Business Times

Sri Lanka’s GDP dilemma

Sri Lanka is the world’s second-best performing economy in the world after China, we are told.
According to Economic Development Minister Basil Rajapaksa, an IMF study has showed that Sri Lanka was the second-best performing economy in the world, growing at a rate of over 8 %. He also told reporters this week that Sri Lanka is growing this year by 8 % when other countries have reduced growth rates.

However many economists, following these comments, have been ‘Googling’ the web but unable to trace any such report or study from the International Monetary Fund. IMF officials here were also unable to provide any clues to this so-called study.

On the face of it however, Sri Lanka’s GDP growth is comparable to the best in the world. According to the tradingeconomics website (, China, which by 2050 will overtake the US as the world’s largest economy, grew by 8.9 % in 2011 and India by 6.9 %. Others – mostly Sri Lanka’s main buyers of garments and other products – slowed down considerably with Canada’s growth being 3.4%, Germany-Australia-France in the 2 to 2.5% range while the US grew by 1.5 % and the UK by a marginal 0.7%.

Qatar on the other hand grew by over 30 % average in the first three quarters of 2011 while Argentina’s GDP’s was also over 9 % and Turkey at 8.2 %, slightly lower than Sri Lanka. So would this make Sri Lanka the fourth-best performing economy (after Qatar, Argentina, China and Turkey)?

Figures however can be deceptive since for all its growth statistics proudly touted by the government, there are serious economic management issues, problems that have been raised repeatedly in these columns and also by the Sunday Times’ columnist on economic issues, Dr Nimal Sanderatne.
Credit however must be given to Governments during the 30 years of conflict for continuing basic services like health, education and food needs in the North and East even in areas that were controlled by the LTTE. In some countries which also faced similr raging conflicts, supplies were either cut off or reduced to cripple militant groups but which ultimately affected civilians.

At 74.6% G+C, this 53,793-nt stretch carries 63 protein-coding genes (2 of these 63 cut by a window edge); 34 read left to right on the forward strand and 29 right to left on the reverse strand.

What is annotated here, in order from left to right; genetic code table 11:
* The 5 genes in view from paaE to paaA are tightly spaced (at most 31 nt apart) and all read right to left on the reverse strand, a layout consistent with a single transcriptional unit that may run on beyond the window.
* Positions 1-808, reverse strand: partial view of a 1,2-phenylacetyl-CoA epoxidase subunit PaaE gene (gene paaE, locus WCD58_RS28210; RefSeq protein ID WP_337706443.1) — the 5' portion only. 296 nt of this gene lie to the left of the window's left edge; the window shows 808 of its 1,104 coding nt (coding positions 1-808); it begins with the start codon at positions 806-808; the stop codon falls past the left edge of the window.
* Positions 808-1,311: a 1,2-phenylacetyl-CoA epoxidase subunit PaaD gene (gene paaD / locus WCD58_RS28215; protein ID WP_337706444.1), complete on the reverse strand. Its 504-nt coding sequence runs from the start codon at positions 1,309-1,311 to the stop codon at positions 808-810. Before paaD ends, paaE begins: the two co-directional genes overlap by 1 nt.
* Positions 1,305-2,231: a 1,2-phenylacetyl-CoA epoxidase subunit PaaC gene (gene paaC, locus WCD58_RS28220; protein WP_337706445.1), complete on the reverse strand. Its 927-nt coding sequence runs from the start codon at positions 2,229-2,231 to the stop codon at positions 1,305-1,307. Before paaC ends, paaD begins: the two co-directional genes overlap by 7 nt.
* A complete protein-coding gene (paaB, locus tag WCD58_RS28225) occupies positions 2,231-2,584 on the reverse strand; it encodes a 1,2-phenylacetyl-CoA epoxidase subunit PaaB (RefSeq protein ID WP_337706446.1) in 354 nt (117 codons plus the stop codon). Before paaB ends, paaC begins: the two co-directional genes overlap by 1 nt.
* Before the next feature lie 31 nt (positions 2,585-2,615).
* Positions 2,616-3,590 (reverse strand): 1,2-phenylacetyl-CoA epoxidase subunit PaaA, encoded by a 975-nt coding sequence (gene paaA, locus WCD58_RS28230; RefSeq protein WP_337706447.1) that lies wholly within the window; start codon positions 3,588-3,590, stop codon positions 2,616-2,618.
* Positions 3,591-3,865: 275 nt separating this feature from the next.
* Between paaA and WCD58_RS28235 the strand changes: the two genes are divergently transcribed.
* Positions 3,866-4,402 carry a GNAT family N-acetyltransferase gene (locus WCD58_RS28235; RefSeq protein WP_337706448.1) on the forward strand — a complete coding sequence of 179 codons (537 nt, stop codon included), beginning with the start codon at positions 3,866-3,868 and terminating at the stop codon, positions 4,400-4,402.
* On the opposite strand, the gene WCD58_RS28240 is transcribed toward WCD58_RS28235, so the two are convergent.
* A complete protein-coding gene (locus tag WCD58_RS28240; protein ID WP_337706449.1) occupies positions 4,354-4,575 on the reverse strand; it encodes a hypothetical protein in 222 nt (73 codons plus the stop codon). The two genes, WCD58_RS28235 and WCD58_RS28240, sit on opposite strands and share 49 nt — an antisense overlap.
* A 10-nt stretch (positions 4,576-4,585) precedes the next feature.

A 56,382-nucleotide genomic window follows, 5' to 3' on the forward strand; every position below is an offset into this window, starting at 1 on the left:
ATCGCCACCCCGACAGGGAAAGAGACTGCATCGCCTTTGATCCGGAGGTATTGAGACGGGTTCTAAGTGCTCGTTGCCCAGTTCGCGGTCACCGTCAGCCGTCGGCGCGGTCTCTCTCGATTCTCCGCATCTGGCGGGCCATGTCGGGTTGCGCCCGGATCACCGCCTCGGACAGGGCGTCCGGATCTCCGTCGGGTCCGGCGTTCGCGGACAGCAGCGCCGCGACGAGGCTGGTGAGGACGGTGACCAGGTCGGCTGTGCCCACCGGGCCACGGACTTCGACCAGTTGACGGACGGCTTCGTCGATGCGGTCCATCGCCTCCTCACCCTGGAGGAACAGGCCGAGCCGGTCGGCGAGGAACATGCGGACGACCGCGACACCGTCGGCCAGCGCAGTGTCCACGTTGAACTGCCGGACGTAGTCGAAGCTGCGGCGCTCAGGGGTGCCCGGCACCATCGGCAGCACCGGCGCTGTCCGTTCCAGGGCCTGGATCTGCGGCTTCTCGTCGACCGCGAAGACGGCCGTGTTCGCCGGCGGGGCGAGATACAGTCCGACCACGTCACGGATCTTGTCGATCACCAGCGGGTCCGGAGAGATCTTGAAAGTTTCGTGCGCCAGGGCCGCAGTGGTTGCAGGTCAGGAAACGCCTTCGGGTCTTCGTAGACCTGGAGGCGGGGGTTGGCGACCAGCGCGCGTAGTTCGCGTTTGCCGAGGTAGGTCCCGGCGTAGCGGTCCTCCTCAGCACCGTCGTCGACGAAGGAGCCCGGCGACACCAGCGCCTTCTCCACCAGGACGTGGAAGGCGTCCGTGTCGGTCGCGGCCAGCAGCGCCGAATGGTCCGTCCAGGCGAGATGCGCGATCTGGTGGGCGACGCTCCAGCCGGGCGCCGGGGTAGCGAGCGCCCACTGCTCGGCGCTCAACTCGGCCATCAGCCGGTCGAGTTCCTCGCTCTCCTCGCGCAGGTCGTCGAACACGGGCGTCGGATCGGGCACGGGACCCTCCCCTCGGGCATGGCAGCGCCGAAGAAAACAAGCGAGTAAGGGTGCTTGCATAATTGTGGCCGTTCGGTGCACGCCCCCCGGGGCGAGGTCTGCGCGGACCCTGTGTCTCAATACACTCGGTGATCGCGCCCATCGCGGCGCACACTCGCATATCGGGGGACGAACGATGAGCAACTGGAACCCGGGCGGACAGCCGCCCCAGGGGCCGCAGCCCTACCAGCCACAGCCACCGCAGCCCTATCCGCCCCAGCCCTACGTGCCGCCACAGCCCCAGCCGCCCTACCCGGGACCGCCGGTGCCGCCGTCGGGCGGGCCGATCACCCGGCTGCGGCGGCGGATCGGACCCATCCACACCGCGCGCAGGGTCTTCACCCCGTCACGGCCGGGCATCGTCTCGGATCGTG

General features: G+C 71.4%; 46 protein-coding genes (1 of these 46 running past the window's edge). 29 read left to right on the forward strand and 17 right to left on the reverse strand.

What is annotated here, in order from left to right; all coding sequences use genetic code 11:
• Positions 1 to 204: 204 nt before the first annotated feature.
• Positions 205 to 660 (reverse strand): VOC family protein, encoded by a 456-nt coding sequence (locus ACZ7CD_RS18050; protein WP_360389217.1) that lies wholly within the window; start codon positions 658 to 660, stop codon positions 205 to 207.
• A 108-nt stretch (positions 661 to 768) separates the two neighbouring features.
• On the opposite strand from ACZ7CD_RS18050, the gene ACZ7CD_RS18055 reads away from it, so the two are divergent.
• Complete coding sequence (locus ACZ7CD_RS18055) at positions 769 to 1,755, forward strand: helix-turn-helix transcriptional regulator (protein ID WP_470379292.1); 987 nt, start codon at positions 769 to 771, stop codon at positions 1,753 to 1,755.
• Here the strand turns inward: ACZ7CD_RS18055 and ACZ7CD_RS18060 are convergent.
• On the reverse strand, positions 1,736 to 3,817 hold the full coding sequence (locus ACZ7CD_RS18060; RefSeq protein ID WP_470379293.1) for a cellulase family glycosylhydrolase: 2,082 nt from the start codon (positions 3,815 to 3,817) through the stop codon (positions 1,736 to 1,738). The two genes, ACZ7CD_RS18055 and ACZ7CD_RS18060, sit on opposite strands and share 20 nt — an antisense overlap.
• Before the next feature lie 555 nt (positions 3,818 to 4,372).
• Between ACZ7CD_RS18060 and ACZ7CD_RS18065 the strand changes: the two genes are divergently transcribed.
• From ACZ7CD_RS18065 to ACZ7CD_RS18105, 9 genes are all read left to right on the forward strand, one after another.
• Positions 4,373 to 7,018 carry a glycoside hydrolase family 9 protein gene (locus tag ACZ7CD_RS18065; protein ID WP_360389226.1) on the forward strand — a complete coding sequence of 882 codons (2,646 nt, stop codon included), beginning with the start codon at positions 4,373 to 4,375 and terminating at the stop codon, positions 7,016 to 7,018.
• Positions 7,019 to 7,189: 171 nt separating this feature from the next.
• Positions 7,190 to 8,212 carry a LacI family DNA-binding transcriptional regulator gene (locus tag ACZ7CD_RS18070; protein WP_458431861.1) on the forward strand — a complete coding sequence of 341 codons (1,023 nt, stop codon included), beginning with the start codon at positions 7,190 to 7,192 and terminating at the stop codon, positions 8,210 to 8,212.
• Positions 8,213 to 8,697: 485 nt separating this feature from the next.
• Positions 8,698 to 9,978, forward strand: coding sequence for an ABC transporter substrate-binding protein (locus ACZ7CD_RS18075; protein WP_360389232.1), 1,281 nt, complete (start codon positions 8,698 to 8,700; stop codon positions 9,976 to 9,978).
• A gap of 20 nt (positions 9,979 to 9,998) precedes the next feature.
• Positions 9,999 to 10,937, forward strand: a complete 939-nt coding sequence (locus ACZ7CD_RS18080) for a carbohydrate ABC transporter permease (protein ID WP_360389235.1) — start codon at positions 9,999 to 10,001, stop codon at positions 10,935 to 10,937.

The sustenance of basic public services and Sri Lankans being resilient enough to sustain an economy and quickly adjust to a post-war situation is what led to the conflict-areas being able to grow faster than in any other country that recovered from a conflict. The same applies to the national economy where the service sector, particularly services (telecommunications and tourism) responded quickly.
Yet in terms of growth, are we just papering the economic cracks and lulling the population into a false sense of belief that everything is hunky-dory?

Take for example the main conditions on which the IMF’s $2.6 billion bail-out package was given in July 2009: reducing public debt to GDP ratio, the Ceylon Petroleum Corporation and the Ceylon Electricity Board breaking even by end 2011, and a flexible exchange rate policy. None of these has been fulfilled, according to economists. Exchange rates are managed by the Central Bank and not pegged to the market leading to President Mahinda Rajapaksa announcing 3 % devaluation in the last budget following concerns raised by exporters. While this was relief to exporters, it has caused uncertainty in the money markets with a ‘will-the-Treasury-intervene-again’ kind of perception. Interest rates are also not in line with market trends.

Problems persist. The spat between the Treasury chief Dr P.B. Jayasundera and Central Bank Governor Ajith Nivard Cabraal, sometimes spilling out in public, has unnerved investors. Both institutions need to work together not against each other as seen with figures on the national economy being contested by either party.

The disastrous expropriation bill, the deadly pension bill and the conduct of examinations were all issues. Badgering the media for not reporting their views (Government) and those views alone without objectivity is not the answer to an economy that is best-performing where many of the underlying problems are either covered up or hidden from the glare of the public.

Government deals are repeatedly under question and unconvincing answers bordering on arrogance, provided. The main growth sectors are services and construction and dependence on remittances from Middle East migrant workers while agriculture (although production has improved in the North and the East) and industries are yet to take off.

In the real economy, people are not feeling the benefits of this growth. Cost of living is rising.
Opposition legislator Eran Wickremaratne raised a valid point, recently. Speaking at a Colombo discussion on the ‘economic perspective in post-war reconciliation’, he said while there should have been a grand recovery plan for the conflict areas, a Marshall (like) Plan happened in the South with a new cricket stadium convention centre, airport and seaport.

“Such a development should have taken place in the North or at least in both regions,” he said, adding that the ‘Feel Good factor’ is being promoted vigorously while oil pricing are going up and debts (national and people’s) are rising. There are huge challenges in law and order, governance, transparency and accountability.

Militarization of the economy, he says is similar to what happens in China and Pakistan.
That’s true - the Army in setting up a commercial company to handle private contracts, the Navy is ferrying tourists on whale and dolphin watching tours and the Air Force has a commercial flying service to Jaffna.

An economy must take in all these social, economic and political factors into consideration in its growth path. Being pleased and, on the other, complacent by positive growth figures is not going to help anyone, mainly the people of Sri Lanka.

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